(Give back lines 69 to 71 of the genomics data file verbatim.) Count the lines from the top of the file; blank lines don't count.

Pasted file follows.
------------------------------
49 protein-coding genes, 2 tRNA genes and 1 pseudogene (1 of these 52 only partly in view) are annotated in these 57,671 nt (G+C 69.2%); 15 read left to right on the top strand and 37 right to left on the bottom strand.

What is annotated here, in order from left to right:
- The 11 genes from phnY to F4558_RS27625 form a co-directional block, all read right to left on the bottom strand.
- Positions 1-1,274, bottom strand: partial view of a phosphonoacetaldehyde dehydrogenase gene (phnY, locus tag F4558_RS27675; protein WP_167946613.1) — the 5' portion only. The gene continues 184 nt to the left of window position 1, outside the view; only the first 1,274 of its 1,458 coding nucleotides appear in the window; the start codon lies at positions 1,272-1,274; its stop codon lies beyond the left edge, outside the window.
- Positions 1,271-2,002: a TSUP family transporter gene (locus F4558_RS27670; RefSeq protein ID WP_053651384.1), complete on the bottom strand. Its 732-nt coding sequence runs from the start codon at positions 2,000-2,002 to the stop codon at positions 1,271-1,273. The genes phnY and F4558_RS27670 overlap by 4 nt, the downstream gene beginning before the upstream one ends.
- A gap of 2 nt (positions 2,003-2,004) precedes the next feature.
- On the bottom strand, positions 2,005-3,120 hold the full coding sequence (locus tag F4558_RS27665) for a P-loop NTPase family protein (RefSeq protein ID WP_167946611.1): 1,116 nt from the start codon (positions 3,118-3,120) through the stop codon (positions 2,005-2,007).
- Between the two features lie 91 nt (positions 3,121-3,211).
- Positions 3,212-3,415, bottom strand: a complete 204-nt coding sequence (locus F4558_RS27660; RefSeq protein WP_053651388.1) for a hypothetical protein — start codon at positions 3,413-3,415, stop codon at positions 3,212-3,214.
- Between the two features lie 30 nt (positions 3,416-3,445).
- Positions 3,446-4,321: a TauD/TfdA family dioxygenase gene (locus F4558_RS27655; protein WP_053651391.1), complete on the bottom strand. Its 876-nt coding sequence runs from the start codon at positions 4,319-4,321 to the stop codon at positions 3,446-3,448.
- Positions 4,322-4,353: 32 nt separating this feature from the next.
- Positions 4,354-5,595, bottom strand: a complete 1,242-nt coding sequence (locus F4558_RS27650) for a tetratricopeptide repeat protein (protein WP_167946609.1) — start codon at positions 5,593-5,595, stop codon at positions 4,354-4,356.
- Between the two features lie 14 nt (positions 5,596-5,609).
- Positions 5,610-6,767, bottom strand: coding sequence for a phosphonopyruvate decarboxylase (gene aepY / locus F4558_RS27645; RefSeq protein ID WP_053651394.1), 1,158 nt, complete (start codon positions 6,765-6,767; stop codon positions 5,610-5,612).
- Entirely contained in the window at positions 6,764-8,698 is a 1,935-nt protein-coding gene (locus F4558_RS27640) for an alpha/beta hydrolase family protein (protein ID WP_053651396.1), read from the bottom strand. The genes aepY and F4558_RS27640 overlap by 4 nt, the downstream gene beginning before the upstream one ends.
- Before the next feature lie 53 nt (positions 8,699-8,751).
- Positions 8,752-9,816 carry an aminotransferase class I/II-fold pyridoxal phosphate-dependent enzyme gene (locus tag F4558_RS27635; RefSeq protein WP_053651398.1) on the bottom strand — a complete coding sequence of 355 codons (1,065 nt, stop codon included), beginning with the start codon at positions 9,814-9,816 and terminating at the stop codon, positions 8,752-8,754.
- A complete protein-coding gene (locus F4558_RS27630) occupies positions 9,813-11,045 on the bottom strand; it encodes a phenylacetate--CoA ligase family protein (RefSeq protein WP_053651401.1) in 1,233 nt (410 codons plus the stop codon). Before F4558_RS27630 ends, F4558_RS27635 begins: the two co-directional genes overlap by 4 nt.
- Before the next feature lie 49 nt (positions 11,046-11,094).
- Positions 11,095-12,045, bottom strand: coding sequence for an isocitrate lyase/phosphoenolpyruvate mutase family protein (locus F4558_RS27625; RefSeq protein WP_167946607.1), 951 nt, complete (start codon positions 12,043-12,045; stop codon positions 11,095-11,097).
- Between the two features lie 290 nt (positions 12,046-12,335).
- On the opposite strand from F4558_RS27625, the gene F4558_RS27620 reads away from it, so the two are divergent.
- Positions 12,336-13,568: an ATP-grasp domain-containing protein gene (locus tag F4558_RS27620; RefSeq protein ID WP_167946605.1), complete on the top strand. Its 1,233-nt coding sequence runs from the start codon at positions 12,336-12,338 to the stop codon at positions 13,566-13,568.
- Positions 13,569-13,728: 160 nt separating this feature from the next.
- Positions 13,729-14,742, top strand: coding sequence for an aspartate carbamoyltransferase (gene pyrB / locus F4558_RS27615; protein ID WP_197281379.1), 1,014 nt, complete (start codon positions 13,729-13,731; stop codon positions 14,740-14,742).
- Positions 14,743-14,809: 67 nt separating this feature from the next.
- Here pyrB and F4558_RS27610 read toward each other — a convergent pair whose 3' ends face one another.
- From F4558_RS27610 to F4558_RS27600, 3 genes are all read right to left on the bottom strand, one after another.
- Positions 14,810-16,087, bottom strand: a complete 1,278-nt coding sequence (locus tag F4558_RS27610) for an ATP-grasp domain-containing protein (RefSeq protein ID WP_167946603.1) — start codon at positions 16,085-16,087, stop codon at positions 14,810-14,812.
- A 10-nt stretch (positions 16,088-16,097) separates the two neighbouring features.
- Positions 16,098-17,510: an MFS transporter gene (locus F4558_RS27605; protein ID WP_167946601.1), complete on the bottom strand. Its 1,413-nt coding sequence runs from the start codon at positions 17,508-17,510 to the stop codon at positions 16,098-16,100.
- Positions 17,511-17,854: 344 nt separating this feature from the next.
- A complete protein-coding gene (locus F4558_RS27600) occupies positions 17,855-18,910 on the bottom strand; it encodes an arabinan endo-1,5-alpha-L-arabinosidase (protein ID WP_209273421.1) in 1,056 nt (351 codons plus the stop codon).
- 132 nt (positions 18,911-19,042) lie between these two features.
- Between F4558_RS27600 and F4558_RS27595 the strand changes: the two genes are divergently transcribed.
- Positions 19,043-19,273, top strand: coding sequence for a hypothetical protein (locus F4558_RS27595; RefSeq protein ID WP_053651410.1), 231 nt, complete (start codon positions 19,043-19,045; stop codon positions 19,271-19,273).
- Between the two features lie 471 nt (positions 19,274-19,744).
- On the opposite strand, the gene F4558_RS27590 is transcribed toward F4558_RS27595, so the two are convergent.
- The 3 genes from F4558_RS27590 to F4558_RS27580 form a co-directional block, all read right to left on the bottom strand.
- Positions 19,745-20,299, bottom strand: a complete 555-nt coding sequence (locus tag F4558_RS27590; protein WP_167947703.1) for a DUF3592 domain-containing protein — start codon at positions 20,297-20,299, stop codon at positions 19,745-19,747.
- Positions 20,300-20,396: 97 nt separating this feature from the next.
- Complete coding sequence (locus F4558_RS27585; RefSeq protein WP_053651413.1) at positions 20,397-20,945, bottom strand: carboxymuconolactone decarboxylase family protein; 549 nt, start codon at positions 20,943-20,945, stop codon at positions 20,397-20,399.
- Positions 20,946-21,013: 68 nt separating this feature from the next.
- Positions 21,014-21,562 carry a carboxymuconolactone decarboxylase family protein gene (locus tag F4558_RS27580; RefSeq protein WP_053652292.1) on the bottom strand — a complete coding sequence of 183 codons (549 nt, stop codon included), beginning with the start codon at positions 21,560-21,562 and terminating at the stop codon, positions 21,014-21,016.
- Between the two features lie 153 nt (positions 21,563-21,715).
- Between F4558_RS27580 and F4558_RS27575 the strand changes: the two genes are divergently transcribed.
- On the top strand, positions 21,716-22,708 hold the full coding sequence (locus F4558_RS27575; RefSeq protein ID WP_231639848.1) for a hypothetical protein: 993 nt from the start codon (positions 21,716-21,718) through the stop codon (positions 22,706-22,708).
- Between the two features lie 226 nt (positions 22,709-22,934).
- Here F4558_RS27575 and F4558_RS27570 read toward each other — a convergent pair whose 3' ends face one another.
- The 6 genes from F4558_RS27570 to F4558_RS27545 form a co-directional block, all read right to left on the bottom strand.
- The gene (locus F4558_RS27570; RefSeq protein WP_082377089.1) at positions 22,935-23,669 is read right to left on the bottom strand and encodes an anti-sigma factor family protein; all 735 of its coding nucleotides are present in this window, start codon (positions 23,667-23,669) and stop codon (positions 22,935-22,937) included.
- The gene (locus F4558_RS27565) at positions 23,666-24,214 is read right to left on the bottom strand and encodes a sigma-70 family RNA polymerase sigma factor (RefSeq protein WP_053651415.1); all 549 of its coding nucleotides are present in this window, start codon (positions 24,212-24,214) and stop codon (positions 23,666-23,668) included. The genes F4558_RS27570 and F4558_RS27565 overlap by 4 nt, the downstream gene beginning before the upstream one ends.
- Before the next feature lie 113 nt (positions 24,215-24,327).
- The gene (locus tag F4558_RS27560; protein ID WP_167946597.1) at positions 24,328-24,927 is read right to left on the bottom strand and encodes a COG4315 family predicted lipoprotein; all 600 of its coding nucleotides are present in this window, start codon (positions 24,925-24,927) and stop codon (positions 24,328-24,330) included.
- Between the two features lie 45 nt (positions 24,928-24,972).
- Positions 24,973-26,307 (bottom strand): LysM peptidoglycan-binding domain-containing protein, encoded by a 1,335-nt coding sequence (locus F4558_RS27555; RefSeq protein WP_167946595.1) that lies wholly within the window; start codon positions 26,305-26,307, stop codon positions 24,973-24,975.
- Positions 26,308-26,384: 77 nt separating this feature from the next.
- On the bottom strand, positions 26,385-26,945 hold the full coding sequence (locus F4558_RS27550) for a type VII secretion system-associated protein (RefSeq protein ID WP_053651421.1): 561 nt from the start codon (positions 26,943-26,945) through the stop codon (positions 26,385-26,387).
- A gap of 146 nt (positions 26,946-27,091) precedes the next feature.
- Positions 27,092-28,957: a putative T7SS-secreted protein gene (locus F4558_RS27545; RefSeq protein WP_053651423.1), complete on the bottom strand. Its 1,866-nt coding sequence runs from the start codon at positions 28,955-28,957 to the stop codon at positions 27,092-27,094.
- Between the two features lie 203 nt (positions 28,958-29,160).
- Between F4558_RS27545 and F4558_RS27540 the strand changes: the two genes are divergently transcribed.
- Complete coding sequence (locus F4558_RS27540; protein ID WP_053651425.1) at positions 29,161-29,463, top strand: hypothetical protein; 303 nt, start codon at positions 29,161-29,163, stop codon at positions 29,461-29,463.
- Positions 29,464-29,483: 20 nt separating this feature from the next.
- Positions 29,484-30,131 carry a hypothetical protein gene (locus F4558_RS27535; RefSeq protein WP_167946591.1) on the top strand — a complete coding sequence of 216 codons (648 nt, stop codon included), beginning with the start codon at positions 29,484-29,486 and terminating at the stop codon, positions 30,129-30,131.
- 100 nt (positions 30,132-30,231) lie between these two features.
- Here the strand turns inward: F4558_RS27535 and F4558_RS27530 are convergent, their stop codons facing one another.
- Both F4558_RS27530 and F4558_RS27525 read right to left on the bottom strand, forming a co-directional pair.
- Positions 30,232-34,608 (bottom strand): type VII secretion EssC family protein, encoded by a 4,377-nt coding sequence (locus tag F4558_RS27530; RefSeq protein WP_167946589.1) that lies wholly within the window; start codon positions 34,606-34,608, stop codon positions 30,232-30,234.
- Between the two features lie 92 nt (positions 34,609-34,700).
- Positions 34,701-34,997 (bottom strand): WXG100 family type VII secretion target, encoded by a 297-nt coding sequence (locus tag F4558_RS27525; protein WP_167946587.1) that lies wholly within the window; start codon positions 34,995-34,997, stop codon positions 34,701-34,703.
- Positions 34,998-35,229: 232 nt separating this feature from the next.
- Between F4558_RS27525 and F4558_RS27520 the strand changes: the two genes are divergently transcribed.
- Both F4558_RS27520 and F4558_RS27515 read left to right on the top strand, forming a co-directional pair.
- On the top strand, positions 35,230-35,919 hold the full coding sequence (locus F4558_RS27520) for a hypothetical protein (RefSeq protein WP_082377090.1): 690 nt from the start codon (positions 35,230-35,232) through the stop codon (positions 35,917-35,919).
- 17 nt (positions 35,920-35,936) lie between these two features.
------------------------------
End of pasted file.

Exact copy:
- Both F4558_RS27530 and F4558_RS27525 read right to left on the bottom strand, forming a co-directional pair.
- Positions 30,232-34,608 (bottom strand): type VII secretion EssC family protein, encoded by a 4,377-nt coding sequence (locus tag F4558_RS27530; RefSeq protein WP_167946589.1) that lies wholly within the window; start codon positions 34,606-34,608, stop codon positions 30,232-30,234.
- Between the two features lie 92 nt (positions 34,609-34,700).